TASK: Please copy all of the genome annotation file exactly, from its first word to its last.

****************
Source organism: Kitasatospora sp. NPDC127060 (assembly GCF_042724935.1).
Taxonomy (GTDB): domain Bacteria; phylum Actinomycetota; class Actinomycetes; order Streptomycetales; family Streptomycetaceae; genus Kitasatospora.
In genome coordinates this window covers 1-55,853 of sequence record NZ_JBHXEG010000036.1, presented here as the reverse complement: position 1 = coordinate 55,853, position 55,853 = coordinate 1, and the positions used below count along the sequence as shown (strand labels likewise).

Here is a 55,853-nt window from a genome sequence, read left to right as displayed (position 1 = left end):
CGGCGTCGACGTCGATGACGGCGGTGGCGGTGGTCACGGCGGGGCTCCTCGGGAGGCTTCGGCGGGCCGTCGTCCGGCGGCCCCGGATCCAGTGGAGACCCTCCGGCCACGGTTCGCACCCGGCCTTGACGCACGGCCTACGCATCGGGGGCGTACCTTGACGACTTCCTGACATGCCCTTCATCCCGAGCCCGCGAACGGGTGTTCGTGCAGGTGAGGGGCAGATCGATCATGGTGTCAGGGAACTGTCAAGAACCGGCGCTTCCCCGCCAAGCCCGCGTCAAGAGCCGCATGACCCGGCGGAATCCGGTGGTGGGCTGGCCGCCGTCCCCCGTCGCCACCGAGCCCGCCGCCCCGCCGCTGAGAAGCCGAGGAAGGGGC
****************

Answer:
Source organism: Kitasatospora sp. NPDC127060 (assembly GCF_042724935.1).
Taxonomy (GTDB): domain Bacteria; phylum Actinomycetota; class Actinomycetes; order Streptomycetales; family Streptomycetaceae; genus Kitasatospora.
In genome coordinates this window covers 1-55,853 of sequence record NZ_JBHXEG010000036.1, presented here as the reverse complement: position 1 = coordinate 55,853, position 55,853 = coordinate 1, and the positions used below count along the sequence as shown (strand labels likewise).

Here is a 55,853-nt window from a genome sequence, read left to right as displayed (position 1 = left end):
CGGCGTCGACGTCGATGACGGCGGTGGCGGTGGTCACGGCGGGGCTCCTCGGGAGGCTTCGGCGGGCCGTCGTCCGGCGGCCCCGGATCCAGTGGAGACCCTCCGGCCACGGTTCGCACCCGGCCTTGACGCACGGCCTACGCATCGGGGGCGTACCTTGACGACTTCCTGACATGCCCTTCATCCCGAGCCCGCGAACGGGTGTTCGTGCAGGTGAGGGGCAGATCGATCATGGTGTCAGGGAACTGTCAAGAACCGGCGCTTCCCCGCCAAGCCCGCGTCAAGAGCCGCATGACCCGGCGGAATCCGGTGGTGGGCTGGCCGCCGTCCCCCGTCGCCACCGAGCCCGCCGCCCCGCCGCTGAGAAGCCGAGGAAGGGGC